I shall make one more analogy, as I recall an old idea of mine. There are a few dozens of works belonging to the world literary canon that every literary epoch feels obliged to read using its own prisms, to produce their prestigious perusals complying with its literary tastes and other kinds of norms, to consider the specific work according to its own aspects. I reckon the romantic, positivistic, modernistic, etc. Hamlet. I reckon the cultural fate of “Don Quixote” (including the battles of supporters of Quixote and Servantes), of “Gargantua and Pantagruelle”, “Gulliver’s Travels”, “Dead Souls”, in Bulgaria – “Bai Ganyo”, etc. Coming back to my old thesis, these uniform perusals, which often are fixed via the authority of a significant for the epoch critic or are simply a product of the fashion, stick all over the literary work. They contradict each other radically. They are incompatible in meaning, but somehow exist mechanistically together. Thus the work of art becomes at a certain point, following these multiple sticking, packing of uniform readings, somehow unclear, illegible – but, on the other hand, possesses the absolute authority of the eternal classics. A necessity arises for these readings to clash in terms of logic, to undergo a peculiar “theoretical” reading, to turn back to the original polysemy of that work.
Similar dramas evolve in the consciousness of our old-fashioned reader too. The long contemplative and tragic contact with the important, ever-valid pieces of text, the recollection of overtaking enlightenment related to these particular works in specifically determined significant biographic moments, also become important single perusals. But exactly here maybe the work that acquires more and more vague sense due to this long dependency makes it even more substantial.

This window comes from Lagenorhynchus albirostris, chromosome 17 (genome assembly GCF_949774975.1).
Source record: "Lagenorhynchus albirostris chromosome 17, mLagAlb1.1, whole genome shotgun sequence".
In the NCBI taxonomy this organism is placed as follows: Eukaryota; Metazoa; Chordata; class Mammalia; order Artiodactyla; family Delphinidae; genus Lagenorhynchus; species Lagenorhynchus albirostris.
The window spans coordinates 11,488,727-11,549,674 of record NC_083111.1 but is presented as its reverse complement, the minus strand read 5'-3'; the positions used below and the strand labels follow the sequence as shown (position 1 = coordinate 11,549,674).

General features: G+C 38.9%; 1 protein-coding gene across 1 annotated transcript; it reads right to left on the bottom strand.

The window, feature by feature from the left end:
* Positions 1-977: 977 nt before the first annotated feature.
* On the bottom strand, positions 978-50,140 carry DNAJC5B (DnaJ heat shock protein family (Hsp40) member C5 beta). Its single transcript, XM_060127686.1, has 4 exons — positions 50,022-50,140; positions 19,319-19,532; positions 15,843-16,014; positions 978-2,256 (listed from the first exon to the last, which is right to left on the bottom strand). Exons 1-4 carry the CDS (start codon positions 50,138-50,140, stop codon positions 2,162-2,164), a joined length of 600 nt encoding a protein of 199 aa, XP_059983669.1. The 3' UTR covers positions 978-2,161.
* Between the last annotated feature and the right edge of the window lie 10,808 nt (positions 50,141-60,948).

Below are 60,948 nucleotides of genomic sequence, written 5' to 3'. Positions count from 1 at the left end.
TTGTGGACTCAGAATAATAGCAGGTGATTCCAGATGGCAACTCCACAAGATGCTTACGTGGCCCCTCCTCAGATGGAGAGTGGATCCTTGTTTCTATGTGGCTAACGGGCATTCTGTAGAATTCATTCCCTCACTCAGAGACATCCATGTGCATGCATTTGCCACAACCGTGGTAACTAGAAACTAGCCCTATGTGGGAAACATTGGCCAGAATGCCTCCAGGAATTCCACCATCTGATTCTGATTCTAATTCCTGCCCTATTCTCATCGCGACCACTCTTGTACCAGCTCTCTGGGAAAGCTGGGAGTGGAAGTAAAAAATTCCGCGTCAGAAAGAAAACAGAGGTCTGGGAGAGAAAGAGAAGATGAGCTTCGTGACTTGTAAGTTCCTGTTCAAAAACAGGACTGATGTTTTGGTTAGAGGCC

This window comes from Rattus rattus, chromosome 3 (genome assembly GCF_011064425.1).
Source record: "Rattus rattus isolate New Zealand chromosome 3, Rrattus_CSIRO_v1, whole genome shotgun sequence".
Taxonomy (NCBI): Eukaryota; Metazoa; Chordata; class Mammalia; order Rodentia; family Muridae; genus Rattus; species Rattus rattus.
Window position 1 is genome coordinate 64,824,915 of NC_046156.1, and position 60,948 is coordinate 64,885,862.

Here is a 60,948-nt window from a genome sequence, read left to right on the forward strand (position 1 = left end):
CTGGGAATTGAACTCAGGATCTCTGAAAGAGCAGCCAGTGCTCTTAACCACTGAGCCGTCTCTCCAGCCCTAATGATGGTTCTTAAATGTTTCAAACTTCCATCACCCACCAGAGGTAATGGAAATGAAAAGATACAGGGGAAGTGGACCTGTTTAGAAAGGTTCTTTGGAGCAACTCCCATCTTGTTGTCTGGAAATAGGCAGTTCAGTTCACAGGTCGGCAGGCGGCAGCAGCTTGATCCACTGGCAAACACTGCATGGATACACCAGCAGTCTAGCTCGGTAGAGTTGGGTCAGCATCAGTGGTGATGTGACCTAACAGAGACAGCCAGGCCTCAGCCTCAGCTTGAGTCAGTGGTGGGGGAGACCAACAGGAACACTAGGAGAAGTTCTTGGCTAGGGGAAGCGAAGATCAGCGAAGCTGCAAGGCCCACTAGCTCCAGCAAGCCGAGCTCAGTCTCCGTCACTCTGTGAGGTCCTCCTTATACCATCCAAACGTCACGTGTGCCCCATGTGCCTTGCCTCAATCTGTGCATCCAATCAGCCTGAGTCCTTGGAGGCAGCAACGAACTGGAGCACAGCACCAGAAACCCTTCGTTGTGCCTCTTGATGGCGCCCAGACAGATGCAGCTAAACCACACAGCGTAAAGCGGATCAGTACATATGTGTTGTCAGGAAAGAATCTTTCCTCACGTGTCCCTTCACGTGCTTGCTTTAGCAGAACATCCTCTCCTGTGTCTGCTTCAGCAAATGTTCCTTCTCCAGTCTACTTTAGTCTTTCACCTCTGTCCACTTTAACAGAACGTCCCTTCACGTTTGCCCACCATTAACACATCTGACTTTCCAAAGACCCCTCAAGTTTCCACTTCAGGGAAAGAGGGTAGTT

The time has come to make a material reservation: it is not compulsory, and most often it is not possible, for the today’s old-fashioned reader (obviously this is only a conventional definition) to ignore the net, to choose not to be in Internet. That is why the above stated question whether the Net presents a radical problematic situation for that old-fashioned reader should find its answer. His world of secret literary dependencies disappears – provoked, attacked, drawn into the net. Something more: does the Net allow – already well woven, covering the whole cultural space, does it allow the formation, appearance, existing, even today, of new old-fashioned readers or of that type or readers - the so cursorily described old-fashioned reader, could be only an elder man of letters who had realized that he had been involved, infatuated, obsessed with his works of art in the time before the Net developed? I.e., whether this old-fashioned reader is not a representative of a disappearing species?
Naturally, nothing special will happen to the old and the eventual new old-fashioned reader. He will continue to be mysterious, to hide from everyone his secret perusals-loves and their signs, traces in the texts that he produces himself will continue to be rather specific. Because, basically, he is an exception, a peculiar case and his own differing perusals had been actually an alternative.